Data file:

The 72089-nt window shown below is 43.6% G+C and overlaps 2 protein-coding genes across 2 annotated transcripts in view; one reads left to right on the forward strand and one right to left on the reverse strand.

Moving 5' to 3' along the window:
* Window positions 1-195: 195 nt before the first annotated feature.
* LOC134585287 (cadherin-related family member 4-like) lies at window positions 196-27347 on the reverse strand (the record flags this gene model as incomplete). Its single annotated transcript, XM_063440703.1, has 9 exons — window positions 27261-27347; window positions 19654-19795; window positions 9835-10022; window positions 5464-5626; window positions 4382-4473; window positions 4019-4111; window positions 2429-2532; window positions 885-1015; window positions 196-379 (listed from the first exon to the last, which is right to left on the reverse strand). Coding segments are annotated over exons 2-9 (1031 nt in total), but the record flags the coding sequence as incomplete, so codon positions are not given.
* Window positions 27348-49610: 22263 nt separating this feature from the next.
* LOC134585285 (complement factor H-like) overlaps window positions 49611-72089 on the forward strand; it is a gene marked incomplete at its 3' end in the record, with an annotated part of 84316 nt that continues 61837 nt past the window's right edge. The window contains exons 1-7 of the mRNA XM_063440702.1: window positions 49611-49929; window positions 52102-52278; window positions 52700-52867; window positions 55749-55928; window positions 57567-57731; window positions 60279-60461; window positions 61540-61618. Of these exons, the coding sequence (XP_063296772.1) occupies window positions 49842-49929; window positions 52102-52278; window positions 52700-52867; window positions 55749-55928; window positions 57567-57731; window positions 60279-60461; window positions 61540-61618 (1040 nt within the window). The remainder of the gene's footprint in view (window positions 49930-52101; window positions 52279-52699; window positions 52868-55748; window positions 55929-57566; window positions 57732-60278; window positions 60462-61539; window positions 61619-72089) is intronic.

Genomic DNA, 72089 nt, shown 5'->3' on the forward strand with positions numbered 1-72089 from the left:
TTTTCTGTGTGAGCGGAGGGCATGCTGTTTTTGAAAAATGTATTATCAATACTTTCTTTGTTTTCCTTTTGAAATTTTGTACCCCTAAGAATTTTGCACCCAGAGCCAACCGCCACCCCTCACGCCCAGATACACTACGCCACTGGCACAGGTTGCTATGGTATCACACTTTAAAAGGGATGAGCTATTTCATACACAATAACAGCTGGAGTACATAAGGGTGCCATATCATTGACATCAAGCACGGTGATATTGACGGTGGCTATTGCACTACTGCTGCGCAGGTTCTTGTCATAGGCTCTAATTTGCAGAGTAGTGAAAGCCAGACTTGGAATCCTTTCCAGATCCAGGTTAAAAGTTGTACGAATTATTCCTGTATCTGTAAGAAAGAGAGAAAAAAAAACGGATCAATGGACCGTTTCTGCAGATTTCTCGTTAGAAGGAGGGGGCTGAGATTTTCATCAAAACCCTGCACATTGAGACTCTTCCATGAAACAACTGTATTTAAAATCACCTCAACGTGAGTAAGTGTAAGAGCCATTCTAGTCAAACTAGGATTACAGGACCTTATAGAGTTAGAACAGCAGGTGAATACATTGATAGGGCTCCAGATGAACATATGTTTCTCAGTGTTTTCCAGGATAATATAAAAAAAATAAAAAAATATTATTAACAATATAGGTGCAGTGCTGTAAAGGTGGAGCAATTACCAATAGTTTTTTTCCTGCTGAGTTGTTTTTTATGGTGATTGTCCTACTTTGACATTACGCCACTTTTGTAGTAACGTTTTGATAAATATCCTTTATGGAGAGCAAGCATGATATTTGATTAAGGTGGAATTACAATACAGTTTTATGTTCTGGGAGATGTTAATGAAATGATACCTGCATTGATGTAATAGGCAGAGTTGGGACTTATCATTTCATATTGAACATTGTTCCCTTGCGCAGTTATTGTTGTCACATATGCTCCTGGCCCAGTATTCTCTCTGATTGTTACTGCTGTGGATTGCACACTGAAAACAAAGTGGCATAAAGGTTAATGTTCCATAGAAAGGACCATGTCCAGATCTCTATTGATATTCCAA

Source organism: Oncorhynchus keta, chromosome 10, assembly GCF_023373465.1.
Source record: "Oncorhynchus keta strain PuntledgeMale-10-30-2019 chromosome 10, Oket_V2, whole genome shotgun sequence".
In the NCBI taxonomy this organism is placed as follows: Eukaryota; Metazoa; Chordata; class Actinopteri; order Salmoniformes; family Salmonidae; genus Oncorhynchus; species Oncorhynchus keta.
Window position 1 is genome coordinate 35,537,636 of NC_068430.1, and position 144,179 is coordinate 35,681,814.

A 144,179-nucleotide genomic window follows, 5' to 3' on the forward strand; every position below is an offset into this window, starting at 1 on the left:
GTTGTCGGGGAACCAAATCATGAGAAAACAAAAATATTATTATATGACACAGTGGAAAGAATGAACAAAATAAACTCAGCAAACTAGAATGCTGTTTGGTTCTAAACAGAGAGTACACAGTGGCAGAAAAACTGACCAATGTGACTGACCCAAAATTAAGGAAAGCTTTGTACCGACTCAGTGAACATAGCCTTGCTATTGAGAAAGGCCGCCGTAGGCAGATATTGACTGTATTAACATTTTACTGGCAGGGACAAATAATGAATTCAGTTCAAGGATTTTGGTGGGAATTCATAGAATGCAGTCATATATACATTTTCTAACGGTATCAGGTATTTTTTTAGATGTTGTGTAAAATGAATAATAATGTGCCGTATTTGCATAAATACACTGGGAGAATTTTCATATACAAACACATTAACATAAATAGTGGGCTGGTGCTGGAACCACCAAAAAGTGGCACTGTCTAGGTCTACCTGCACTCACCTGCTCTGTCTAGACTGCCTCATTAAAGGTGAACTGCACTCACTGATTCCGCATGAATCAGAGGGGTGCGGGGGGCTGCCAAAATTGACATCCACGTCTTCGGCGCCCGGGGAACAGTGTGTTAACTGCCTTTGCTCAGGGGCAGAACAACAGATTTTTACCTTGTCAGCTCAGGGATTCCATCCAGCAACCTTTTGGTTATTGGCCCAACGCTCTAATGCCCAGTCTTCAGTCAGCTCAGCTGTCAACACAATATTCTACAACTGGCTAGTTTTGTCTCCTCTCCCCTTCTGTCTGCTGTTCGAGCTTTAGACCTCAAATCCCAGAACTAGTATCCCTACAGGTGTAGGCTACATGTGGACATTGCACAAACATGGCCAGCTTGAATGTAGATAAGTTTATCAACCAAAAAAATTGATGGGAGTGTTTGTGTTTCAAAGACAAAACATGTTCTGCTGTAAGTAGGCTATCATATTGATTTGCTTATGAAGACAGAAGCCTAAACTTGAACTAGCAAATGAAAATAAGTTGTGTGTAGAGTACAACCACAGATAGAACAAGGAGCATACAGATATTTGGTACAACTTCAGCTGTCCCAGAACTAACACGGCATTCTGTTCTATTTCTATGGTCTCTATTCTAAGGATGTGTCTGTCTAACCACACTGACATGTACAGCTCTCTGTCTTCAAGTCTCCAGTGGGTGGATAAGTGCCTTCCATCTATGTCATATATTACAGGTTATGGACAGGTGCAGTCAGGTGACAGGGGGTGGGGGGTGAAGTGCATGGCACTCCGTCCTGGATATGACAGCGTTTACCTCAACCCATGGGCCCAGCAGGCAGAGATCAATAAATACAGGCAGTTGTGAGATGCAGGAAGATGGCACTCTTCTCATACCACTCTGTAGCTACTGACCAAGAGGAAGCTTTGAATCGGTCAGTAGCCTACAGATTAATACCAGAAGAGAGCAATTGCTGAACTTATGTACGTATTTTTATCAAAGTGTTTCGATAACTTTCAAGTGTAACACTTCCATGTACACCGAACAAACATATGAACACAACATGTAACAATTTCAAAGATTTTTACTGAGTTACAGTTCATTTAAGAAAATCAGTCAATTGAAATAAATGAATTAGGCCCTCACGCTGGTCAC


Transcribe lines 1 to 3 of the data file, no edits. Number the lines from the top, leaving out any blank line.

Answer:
The 72089-nt window shown below is 43.6% G+C and overlaps 2 protein-coding genes across 2 annotated transcripts in view; one reads left to right on the forward strand and one right to left on the reverse strand.

Moving 5' to 3' along the window:
* Window positions 1-195: 195 nt before the first annotated feature.